Mother’s Puberty ‘Obesity Clue’
The age at which a woman had her first period can help predict her children’s risk of obesity, say UK researchers. A study of 6,000 children found those born to mothers with an early puberty were more likely to grow rapidly as babies and be overweight as children.
This faster growth pattern is also linked to obesity in adulthood. The findings could help identify children at risk of weight problems early on, the Public Library of Science Medicine (PLOS) report concludes.
It is already known that age at which a girl has her first period – or reaches “menarche” – is largely inherited. And women who start their periods early are at increased risk of obesity in later life, and are likely to be overweight even before puberty.
In the latest study, mothers who began their periods before age 11 were five times more likely to be obese than mothers who had their first period after the age of 15.
Children of mothers who had early first periods were taller by the age of nine and weighed more. Girls were also more likely to start their periods before the age of 11.
Those whose mothers had their first period under the age of 11 were three times more likely to be obese than those who started their periods after the age of 15.
The researchers also looked in more detail at growth measurements from birth to nine years in 900 children, and found that mothers’ age at first period was associated with faster growth in weight and height in children up until the age of two years.
Children who have a fast growth pattern tend to start puberty earlier, but stop growing sooner – so they may not be particularly tall as adults.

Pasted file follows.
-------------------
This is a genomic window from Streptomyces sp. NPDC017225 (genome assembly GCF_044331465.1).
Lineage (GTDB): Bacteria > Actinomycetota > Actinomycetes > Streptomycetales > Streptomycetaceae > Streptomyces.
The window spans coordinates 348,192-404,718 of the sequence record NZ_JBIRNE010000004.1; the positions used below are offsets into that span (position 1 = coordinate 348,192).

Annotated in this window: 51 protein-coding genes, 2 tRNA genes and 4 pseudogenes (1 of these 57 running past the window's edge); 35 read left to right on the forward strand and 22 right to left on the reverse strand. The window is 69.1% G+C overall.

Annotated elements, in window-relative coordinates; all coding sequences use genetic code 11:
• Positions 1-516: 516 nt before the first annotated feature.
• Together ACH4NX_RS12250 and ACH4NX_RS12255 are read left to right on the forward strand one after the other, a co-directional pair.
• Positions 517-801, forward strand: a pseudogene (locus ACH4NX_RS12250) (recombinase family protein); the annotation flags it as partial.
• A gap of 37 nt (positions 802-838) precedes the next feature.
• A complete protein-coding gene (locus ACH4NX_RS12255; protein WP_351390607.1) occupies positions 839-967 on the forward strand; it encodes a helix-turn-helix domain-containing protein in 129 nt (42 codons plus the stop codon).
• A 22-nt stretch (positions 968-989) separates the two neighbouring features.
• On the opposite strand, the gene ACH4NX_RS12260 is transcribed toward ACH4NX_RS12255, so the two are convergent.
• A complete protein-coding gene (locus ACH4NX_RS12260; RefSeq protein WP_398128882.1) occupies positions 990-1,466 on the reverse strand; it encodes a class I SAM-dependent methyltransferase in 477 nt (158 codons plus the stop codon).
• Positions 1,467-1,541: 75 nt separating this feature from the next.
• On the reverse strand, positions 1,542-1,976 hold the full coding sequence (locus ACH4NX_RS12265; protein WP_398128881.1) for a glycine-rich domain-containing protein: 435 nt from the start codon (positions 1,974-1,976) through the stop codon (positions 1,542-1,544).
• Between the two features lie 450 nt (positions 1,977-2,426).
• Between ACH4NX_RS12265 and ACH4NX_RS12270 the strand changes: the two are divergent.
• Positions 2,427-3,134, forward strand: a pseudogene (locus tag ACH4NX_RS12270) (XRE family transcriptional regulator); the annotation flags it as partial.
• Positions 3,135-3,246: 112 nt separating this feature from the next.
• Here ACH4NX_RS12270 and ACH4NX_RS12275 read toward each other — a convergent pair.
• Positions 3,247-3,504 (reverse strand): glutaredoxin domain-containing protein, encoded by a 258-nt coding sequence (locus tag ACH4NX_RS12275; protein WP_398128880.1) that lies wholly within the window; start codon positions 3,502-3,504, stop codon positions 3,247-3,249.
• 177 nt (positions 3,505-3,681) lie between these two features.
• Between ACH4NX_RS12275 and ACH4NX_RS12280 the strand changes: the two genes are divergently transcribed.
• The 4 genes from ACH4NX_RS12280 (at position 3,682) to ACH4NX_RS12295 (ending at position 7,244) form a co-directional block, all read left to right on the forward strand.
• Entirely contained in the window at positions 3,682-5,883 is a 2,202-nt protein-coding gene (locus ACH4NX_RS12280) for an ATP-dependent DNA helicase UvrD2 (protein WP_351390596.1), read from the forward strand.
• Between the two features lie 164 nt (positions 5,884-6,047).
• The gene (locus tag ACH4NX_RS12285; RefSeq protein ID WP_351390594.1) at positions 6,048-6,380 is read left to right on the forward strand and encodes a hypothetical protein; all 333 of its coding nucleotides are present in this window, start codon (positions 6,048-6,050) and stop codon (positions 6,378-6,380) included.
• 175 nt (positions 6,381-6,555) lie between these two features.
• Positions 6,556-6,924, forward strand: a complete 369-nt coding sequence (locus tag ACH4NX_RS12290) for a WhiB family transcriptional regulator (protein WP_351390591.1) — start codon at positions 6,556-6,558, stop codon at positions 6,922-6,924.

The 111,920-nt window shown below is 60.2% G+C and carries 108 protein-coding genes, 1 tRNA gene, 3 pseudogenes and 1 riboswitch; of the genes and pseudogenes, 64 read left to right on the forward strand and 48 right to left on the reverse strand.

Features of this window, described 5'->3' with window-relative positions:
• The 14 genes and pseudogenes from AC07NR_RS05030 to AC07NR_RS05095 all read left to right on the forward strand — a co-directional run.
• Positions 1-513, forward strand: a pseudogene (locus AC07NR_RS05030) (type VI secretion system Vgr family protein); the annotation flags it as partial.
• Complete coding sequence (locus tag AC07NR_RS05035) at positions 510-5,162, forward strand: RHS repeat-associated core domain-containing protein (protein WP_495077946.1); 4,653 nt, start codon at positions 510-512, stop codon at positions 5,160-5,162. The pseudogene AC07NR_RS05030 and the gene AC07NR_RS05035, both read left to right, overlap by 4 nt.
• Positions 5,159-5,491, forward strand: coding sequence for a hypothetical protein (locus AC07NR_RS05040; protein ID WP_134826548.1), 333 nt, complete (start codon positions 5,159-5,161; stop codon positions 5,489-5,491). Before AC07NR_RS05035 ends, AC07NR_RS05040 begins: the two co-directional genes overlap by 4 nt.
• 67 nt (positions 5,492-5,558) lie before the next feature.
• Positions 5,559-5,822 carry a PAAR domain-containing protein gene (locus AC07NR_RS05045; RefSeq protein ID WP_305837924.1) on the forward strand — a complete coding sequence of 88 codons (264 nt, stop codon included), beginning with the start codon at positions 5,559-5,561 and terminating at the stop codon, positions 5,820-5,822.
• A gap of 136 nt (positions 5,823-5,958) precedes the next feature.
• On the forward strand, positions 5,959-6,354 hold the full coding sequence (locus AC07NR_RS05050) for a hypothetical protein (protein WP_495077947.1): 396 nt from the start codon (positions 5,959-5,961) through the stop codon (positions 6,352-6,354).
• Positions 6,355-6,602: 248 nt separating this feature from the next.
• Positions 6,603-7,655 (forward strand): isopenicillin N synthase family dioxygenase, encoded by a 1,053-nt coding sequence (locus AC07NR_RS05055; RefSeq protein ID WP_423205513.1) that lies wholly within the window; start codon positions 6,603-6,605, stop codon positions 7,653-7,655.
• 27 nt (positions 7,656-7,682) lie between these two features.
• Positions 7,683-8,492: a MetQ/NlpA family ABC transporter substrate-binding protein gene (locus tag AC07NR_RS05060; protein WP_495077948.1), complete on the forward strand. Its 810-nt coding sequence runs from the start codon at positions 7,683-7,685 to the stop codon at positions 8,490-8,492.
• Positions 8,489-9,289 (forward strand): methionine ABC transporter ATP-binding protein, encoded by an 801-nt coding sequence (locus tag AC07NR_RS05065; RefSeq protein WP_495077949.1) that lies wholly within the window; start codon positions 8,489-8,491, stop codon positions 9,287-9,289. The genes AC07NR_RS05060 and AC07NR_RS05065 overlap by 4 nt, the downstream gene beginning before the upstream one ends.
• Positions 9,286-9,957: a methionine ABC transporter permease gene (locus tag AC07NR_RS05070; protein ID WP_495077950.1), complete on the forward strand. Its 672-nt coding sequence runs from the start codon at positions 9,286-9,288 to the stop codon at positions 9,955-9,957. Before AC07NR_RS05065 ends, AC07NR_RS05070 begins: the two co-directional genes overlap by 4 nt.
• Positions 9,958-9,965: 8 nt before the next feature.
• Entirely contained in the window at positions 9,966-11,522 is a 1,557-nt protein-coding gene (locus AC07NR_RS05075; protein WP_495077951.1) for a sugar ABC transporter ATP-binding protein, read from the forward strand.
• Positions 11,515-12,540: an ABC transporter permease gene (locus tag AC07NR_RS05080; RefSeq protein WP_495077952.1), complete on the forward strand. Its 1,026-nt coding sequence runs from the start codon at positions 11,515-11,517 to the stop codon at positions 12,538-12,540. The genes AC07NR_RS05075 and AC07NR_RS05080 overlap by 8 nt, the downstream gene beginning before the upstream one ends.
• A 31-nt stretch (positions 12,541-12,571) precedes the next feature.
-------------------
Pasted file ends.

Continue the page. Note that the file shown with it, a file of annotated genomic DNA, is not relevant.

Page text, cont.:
Lead researcher Dr Ken Ong, paediatric endocrinologist at the Medical Research Council Epidemiology Unit at Cambridge University, said it was now clear that this growth pattern starts at birth.
“Beyond links to early puberty, most importantly this growth pattern appears to lead to an increased risk of obesity that lasts from childhood through to adult life.”
He added there could be a genetic link – perhaps related to appetite – or that the findings may be explained by feeding behaviours or patterns that run in families.
“Knowing that rapid infancy weight gain, early puberty and obesity run together in families may help us identify which children to best target our efforts at right from birth.” He added that parents should be encouraged to breastfeed rather than bottle-feed.
The team are also beginning a study to look at trying to avoid excessive calorie consumption in babies who are formula fed. Dr Tabitha Randell, consultant paediatric endocrinologist at University Hospital Nottingham, said the big point was that heavier mothers had heavier children.
“Age at menarche is strongly related to your weight and it’s well recognised that it’s getting earlier and earlier.” But she said that environmental factors were just as important as genetics. “It would be very interesting to have a look at the effect of breastfeeding. It sets up feeding patterns. You lay down your number of fat cells in the first couple of years of life,” she said.